Mental Illnesses and Disorders

The following was extracted from “Information About Mental Illness and the Brain” published by the National Institute of Mental Health. 
 

We can all be “sad” or “blue” at times in our lives. We have all seen movies about the madman and his crime spree, with the underlying cause of mental illness. We sometimes even make jokes about people being crazy or nuts, even though we know that we shouldn’t. We have all had some exposure to mental illness, but do we really understand it or know what it is? Many of our preconceptions are incorrect. A mental illness can be defined as a health condition that changes a person’s thinking, feelings, or behavior (or all three) and that causes the person distress and difficulty in functioning. As with many diseases, mental illness is severe in some cases and mild in others. Individuals who have a mental illness don’t necessarily look like they are sick, especially if their illness is mild. Other individuals may show more explicit symptoms such as confusion, agitation, or withdrawal. There are many different mental illnesses, including depression, schizophrenia, attention deficit hyperactivity disorder (ADHD), autism, and obsessive-compulsive disorder. Each illness alters a person’s thoughts, feelings, and/or behaviors in distinct ways. In this module, we will at times discuss mental illness in general terms and at other times, discuss specific mental illnesses. Depression, schizophrenia, and ADHD will be presented in greater detail than other mental illnesses.

 

Not all brain diseases are categorized as mental illnesses. Disorders such as epilepsy, Parkinson’s disease, and multiple sclerosis are brain disorders, but they are considered neurological diseases rather than mental illnesses. Interestingly, the lines between mental illnesses and these other brain or neurological disorders is blurring somewhat. As scientists continue to investigate the brains of people who have mental illnesses, they are learning that mental illness is associated with changes in the brain’s structure, chemistry, and function and that mental illness does indeed have a biological basis. This ongoing research is, in some ways, causing scientists to minimize the distinctions between mental illnesses and these other brain disorders. In this curriculum supplement, we will restrict our discussion of mental illness to those illnesses that are traditionally classified as mental illnesses, as listed in the previous paragraph.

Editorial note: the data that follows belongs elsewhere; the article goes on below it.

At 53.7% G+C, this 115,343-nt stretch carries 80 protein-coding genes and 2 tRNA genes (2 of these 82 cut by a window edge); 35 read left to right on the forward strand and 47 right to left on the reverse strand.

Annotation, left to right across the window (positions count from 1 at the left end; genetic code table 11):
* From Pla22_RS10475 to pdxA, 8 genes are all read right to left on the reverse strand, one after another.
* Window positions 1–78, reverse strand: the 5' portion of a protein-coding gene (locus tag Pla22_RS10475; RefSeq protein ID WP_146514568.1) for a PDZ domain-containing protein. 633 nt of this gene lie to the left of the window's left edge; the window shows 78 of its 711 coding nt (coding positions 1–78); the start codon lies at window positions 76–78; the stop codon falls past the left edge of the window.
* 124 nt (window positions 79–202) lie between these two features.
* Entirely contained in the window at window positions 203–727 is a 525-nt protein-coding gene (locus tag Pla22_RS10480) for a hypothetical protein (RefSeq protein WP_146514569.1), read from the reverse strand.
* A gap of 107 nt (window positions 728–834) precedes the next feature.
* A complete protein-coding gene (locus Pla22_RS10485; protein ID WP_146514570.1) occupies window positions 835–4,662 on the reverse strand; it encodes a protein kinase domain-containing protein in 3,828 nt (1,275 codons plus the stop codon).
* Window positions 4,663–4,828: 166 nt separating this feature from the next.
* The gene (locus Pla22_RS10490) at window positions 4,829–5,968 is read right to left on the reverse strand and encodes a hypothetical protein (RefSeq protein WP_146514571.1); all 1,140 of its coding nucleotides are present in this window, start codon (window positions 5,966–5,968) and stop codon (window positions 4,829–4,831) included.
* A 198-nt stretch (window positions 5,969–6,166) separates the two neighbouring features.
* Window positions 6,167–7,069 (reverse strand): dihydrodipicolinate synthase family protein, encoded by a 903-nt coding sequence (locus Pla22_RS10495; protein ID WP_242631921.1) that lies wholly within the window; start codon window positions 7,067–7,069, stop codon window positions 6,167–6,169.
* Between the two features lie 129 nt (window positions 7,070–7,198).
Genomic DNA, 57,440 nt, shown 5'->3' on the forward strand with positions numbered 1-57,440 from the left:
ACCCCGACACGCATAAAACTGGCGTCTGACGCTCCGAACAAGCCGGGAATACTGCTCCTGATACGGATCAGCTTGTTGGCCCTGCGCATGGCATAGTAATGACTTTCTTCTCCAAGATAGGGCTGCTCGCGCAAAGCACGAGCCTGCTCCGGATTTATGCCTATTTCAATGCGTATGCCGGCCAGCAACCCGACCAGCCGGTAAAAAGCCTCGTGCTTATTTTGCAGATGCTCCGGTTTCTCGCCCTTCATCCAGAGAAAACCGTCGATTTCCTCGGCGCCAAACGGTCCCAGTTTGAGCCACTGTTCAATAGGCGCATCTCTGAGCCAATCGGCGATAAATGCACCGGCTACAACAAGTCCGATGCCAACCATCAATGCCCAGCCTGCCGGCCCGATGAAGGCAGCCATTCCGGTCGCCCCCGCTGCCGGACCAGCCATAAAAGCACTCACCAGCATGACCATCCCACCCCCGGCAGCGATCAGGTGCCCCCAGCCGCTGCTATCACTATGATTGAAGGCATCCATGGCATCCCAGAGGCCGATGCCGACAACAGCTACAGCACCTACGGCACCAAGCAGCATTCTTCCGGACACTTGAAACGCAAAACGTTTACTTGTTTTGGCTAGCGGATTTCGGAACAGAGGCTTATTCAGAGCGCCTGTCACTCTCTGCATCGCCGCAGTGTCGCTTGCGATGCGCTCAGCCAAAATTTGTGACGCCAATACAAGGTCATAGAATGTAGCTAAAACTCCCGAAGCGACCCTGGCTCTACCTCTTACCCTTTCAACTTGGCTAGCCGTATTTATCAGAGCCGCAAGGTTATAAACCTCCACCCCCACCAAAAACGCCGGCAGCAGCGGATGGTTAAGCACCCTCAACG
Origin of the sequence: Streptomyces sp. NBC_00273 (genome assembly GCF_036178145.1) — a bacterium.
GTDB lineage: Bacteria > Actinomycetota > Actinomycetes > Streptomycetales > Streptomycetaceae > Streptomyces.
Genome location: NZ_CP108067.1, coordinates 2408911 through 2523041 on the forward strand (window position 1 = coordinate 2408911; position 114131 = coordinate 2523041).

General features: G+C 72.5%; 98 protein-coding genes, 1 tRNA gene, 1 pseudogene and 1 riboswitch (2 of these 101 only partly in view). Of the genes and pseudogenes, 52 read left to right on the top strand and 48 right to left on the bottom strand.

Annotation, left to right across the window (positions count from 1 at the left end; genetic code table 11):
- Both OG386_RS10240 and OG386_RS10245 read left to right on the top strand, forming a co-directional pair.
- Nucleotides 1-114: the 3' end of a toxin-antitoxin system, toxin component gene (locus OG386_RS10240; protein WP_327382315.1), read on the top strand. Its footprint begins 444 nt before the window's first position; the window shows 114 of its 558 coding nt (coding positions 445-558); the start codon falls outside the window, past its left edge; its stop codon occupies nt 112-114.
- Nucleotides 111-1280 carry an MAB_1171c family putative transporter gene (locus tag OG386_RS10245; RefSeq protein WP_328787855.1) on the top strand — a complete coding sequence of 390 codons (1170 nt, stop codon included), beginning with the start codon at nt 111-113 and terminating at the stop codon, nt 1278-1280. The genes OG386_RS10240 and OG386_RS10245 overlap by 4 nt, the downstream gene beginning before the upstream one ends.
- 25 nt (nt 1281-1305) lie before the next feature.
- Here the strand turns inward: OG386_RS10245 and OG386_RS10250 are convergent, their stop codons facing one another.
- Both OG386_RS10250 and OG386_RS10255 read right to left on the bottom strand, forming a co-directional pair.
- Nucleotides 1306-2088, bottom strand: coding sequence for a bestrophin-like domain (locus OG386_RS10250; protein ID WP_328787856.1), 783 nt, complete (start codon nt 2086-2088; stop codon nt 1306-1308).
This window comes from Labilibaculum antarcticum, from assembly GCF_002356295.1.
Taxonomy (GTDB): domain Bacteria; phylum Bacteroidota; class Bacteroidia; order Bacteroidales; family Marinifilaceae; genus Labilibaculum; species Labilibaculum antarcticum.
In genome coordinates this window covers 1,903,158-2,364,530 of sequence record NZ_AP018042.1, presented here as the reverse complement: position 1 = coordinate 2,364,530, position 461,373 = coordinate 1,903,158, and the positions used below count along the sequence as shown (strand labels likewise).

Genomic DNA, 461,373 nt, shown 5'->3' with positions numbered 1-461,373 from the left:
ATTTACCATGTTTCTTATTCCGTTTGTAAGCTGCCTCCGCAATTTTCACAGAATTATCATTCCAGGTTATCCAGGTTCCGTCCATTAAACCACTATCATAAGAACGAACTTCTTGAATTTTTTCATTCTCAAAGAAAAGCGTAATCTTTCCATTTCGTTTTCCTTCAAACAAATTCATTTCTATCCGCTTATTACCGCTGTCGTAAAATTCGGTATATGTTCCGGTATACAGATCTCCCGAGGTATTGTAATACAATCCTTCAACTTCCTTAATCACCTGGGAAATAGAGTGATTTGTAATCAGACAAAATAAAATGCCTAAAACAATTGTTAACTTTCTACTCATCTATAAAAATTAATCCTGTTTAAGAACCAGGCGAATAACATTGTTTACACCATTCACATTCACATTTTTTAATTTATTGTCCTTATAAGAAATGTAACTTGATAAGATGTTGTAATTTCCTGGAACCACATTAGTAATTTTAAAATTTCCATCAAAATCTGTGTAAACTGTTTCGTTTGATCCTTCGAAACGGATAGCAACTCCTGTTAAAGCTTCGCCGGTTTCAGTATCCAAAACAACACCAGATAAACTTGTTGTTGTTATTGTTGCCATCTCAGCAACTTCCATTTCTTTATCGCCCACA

Simply stated, mental illnesses are disorders of the brain affecting the whole person, both the body and the mind. Mental illness can affect anyone regardless of age, economic background, race and whether or not there is a family history of mental illness. There are many causes of mental illnesses such as birth trauma, chemical imbalances in the brain, and other biological, environmental, social and cultural factors.The good news is that more information is available today about the human brain than ever before. As a result, people are learning that a mental illness does not mean you are “crazy” or that you should be able to simple “snap out of it;” or, if you are experiencing a mental illness, it is not due to “personal weakness” or “a flaw in character.”

 

Some major mental illnesses:
 

  • Affective disorders, sometimes called “mood disorders,” include severe depression, mania or bipolar-depressive illnesses;

  • Schizophrenic disorders are a large group of disorders of differing origins and include such symptoms as delusions (false beliefs, despite obvious proof  to the contrary), hallucinations. (seeing or hearing things that are not present), thought disorders (manifested by disconnected speech or, in severe cases, incoherence), loss of self-identity, withdrawal from the outside world, and abnormal psychomotor activity (rocking, pacing, or immobility).

  • Anxiety disorders, although a prominent symptom of both schizophrenia and the affective disorders, in another group of disorders anxiety is the major symptom. This includes fear or anxiety that is severe or lasting such as generalize anxiety, agoraphobia and simple phobias, post-traumatic stress disorder, panic attacks, and obsessive-compulsive disorders;

  • Personality disorders such as antisocial personality, border-line personality and paranoid personality are demonstrated in individuals who have a general failure to adjust to socially acceptable norms of behavior and are incapable of establishing adequate social relationships.
     

Some other mental illness:

  • Dementia (such as Alzheimer’s disease);

  • Eating disorders such as bulimia and anorexia nervosa;

  • Alcohol and other drug abuse;

  • Psychoses and conduct disorders. 
     

If mental illness doesn’t affect you directly, it could affect someone close to you, thus affecting you indirectly. Mental illness is a treatable disease and with proper treatment, people can get well and lead productive lives.

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